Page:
The now generally accepted theory that thermal contraction is the cause of the formation of ice wedges, was worked out scientifically in the 1960s by Arthur Lachenbruch, this indicates that Ernest de Koven Leffingwell already expressed this assumption the beginning of the 20th century clearly has. Accordingly, there is an analogy to the formation of desiccation cracks in muddy soil, the similarity of the resulting polygon pattern is no accident.

In winter, when the temperatures drop, "try" the a slowing upper soil layers to contract, but are held by the deeper, more stable layers in which hardly annual temperature fluctuations occur in their position. If the voltage is too high, cracks result in the wedge-shaped surface. It should be noted that the thermal expansion coefficient of ice five to ten times as large as that of most minerals - the ice fraction in the frozen ground therefore plays a crucial role. The columns are filled with snow and other material. In spring, still significantly colder deeper soil layers prevent the near-surface layers to expand again and so can melt water penetrate the outstanding columns and freeze. The additional material causes the typical swelling of the soil, if this expands in the summer months again and close the gaps. It is often claimed that about ten percent increase in volume of freezing water was decisive in this process. However, this effect is an order of magnitude smaller than the contraction and expansion, through the column completely opens and closes - which also this will be seen not least that exclusively sand-filled columns form similar forms.

First created in this way vertically oriented so-called " Eisvenen ". This process is repeated in the following winter and as existing primarily of ice fill of the former columns to withstand tensile stress less than the frozen soil, the soil breaks at the same positions again. However, the latter is not entirely self-evident when considering the Auftauboden, the layer that overlies the year-round frozen ground and ice wedges covered in the consideration involving with. At least with the initial crack is assumed that these arise at the soil surface, since there is the action of frost is greatest. In subsequent years, however, this can hardly run so because there would be no explanation of how the form on the surface cracks could "find" the present in the underlying permafrost former columns. Therefore, it is assumed to be initiated in the following years of the crack at the upper limit of the permafrost area, although this lower temperature swan customer is exposed to the surface. Another speaking against the same every year cracking effect is that often form ruts over the cracks, which are filled by an insulating layer of snow in winter. The lower tensile strength of the ice over the frozen ground seems these " disadvantages " but overcompensate.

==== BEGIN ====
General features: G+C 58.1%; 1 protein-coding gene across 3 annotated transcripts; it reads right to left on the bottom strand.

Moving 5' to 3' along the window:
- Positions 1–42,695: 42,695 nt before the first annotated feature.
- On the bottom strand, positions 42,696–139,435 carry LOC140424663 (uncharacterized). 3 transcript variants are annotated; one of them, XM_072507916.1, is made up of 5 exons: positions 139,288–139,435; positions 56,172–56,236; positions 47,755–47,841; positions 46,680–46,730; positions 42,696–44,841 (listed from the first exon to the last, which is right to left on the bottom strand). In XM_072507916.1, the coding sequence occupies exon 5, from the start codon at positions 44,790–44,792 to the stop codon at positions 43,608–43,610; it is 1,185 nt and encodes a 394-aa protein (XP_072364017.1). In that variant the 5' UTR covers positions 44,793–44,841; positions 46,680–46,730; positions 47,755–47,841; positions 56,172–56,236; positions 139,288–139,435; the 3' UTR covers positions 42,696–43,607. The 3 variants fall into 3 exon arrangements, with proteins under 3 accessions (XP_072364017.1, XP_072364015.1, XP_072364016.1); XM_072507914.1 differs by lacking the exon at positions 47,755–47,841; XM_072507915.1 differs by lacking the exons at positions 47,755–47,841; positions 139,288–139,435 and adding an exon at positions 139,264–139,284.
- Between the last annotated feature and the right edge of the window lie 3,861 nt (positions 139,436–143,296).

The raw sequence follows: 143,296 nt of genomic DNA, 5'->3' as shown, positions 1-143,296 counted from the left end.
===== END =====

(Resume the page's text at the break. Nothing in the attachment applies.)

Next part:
By means of numerical models can understand that the ice wedges form polygonal patterns whose shape and size depends mainly on the soil and the temperature differences. Decisive than the mean temperatures, however, are irregularly occurring rapidly drops in temperature. This makes it difficult to draw conclusions from the shape and size of the pattern to draw conclusions about the past climate.


Ice wedges can be classified in various ways. On the one hand are active and distinguish inactive. Also, they differ in their filler material, this may be pure ice, mud or sand as well as freezing. Another important distinction differentiated according to relation in which the growth of the ground level at which the ice wedges is. Here, the following types are distinguished:

  • Epigenetic ice wedges form and develop in an existing permafrost. This is typically flat and there is little erosion, or sedimentation. By the repeated breaking and filling of the wedge, it is wider in time, but no lower.